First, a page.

BEAUTY. GRIEF. MINDS. EVERYTHING IS DIVISIBLE.
From LEE S. HAWKE, author of The Changeling and the Sun (published by Ideomancer Speculative Fiction Magazine) comes DIVISION: A COLLECTION OF SCIENCE FICTION FAIRYTALES.
Featuring 7 original, fairytale-inspired science fiction short stories, this collection explores the division between mind, body, technology, and humanity in Hawke’s trademark haunting style.
A chronically ill civilian discovers that his immune system may be the key to human survival.
A schoolgirl tries to escape her demons through levels of virtual reality.
A data analyst falls in love with a software coder during a forced government assignment.
A young boy is confronted with a horrifying truth about his constructed world.
A jaded medical technician rediscovers the meaning of beauty.
A girl scrambles to escape a horrifying alien invasion in a futuristic dystopia.
And a spaceship engineer struggles with the death of her only daughter.
Metaphysical and visionary, this collection of fantastic fiction combines humor, wonder, horror and humanity to create an enduring anthology of fairy tales for adults.
Thanks to Erica at Blind Mirror Publishing for offering me DIVISION in exchange for this honest review. Also, thanks for providing the three digital copies of the book that we’re giving away in the raffle below! Entering is easy, so you have no excuse not to do it.a Rafflecopter giveaway
Short stories are always good to read in between longer books, because they serve as a palate cleanser and give you things to think about in a small package. DIVISION was awesome to read because the sci-fi wasn’t overly technical; the stories were all basically dystopian and mostly believable; and there was just enough of an odd twist to make you take a breath and consider the possibilities of what you just read.
The twist is not always glaringly obvious–you need to read the story (or parts of it) over again to grasp what Hawke is saying. In the story about the boy trying to get beyond the giant gray Wall that surrounds his town, the descriptions of the road become more and more detailed, until you realize what, exactly, the road is made of. That’s when you get that chill in your heart and know you are dealing with a writer with talent. Short stories are hard to create–you have to have a hook, interesting characters, and a plot that wraps up just as things get going. Hawke has constructed some fine work here, for sure.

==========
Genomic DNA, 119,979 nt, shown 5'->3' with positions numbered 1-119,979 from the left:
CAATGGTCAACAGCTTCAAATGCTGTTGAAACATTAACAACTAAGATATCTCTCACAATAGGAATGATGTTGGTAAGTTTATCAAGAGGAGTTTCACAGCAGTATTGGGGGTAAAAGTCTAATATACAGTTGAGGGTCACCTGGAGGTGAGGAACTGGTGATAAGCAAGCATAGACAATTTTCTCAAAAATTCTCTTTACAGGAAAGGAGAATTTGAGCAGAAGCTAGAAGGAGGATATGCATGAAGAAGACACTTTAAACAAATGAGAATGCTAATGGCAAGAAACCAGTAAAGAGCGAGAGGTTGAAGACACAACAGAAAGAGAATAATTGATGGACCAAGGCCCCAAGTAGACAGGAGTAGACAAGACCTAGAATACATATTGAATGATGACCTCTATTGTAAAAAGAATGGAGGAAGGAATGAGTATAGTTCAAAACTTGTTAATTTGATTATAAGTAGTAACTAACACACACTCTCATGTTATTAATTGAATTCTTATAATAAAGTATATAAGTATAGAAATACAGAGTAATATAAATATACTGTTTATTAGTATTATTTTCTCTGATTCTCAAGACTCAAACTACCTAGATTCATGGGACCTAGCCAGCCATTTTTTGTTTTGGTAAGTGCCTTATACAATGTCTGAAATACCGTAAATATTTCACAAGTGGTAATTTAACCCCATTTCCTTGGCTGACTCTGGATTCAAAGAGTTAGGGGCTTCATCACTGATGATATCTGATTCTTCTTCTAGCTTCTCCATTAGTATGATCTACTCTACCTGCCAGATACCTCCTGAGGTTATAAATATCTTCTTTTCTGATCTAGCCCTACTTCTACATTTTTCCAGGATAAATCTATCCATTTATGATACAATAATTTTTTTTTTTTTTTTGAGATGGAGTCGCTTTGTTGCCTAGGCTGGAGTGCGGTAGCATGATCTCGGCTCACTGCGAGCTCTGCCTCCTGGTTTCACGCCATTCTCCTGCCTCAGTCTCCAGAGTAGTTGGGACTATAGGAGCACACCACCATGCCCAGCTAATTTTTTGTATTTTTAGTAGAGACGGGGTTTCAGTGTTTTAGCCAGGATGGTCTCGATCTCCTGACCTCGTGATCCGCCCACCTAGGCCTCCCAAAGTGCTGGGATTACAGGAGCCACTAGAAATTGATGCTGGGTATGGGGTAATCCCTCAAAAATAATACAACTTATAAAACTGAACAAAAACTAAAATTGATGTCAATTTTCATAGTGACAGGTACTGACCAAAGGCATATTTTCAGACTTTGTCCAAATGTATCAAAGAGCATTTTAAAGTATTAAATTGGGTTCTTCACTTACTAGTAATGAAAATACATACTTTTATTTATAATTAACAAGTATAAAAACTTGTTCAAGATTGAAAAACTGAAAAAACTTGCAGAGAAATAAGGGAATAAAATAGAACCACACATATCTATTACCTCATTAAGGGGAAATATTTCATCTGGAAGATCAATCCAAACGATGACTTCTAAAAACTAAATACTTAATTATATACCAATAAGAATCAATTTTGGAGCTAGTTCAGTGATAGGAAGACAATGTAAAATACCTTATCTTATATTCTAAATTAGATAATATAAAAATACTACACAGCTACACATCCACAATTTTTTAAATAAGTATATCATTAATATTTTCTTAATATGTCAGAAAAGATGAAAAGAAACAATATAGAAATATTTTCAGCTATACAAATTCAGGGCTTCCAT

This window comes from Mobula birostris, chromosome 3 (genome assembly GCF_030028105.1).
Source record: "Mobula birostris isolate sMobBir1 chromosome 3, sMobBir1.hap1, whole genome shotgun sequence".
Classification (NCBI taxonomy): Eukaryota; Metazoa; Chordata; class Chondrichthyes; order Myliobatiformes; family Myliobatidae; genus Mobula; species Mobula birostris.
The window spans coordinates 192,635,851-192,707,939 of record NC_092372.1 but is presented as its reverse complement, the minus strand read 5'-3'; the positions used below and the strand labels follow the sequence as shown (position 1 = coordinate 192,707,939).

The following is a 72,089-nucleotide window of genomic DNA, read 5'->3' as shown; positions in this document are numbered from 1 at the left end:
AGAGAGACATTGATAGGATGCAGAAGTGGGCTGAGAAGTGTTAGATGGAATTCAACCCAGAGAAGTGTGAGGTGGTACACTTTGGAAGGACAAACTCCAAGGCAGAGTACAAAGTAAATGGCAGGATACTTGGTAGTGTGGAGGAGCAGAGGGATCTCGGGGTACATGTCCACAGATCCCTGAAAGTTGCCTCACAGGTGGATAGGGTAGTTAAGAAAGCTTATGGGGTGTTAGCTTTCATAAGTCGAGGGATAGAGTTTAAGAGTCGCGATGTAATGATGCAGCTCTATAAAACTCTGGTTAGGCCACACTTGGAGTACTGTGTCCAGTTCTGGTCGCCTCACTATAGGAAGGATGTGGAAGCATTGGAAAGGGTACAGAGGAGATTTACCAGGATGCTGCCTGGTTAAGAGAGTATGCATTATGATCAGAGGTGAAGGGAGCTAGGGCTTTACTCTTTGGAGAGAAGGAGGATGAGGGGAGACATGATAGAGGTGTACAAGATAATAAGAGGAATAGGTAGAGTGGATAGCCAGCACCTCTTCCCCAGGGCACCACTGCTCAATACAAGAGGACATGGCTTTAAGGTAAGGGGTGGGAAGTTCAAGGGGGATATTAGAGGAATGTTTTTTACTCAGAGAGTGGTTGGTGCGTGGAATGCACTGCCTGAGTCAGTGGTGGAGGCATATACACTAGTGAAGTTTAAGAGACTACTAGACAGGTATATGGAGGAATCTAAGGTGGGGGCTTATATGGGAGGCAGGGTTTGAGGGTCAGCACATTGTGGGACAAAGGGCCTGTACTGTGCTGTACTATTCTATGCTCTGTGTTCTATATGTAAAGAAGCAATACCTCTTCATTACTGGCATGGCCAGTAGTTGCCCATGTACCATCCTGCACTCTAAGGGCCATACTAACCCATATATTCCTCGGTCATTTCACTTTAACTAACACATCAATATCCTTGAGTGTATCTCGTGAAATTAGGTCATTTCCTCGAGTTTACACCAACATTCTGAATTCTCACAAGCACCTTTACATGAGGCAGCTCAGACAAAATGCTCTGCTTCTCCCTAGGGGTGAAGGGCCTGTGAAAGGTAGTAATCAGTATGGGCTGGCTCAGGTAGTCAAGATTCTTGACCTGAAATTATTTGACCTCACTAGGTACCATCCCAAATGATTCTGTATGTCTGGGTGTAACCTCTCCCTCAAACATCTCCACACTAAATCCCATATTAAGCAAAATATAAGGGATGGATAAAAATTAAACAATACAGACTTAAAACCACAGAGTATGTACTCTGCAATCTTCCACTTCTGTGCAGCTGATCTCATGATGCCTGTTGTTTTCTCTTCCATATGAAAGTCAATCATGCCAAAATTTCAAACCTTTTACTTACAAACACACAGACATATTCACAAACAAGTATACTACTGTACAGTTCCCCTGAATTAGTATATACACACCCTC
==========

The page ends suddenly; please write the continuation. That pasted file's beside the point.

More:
Perhaps my favorite one was the story about the forced interaction between the data analyst and the software coder. Appropriately dystopian and government controlled, I thought it would be a lot darker than it turned out to be–but still satisfying nonetheless. Maybe I liked it because it was the most benign one of them all. Remember what I said: odd twists and hints of darker things that sometimes lurk in the basement, or in the far reaches of our mind, where we don’t want to go.
If you like sci fi or dystopian work, you will enjoy DIVISION. All the stories have characters that you can sympathize with, and situations that will ring true. Excellent job by Lee S. Hawke on this collection, and I’d love to see more.
Want your own copy? You can pick it up [easyazon_link asin=”1925299015″ locale=”US” new_window=”default” nofollow=”default” tag=”gimmethatbook-20″ add_to_cart=”yes” cloaking=”default” localization=”yes” popups=”yes”]here[/easyazon_link].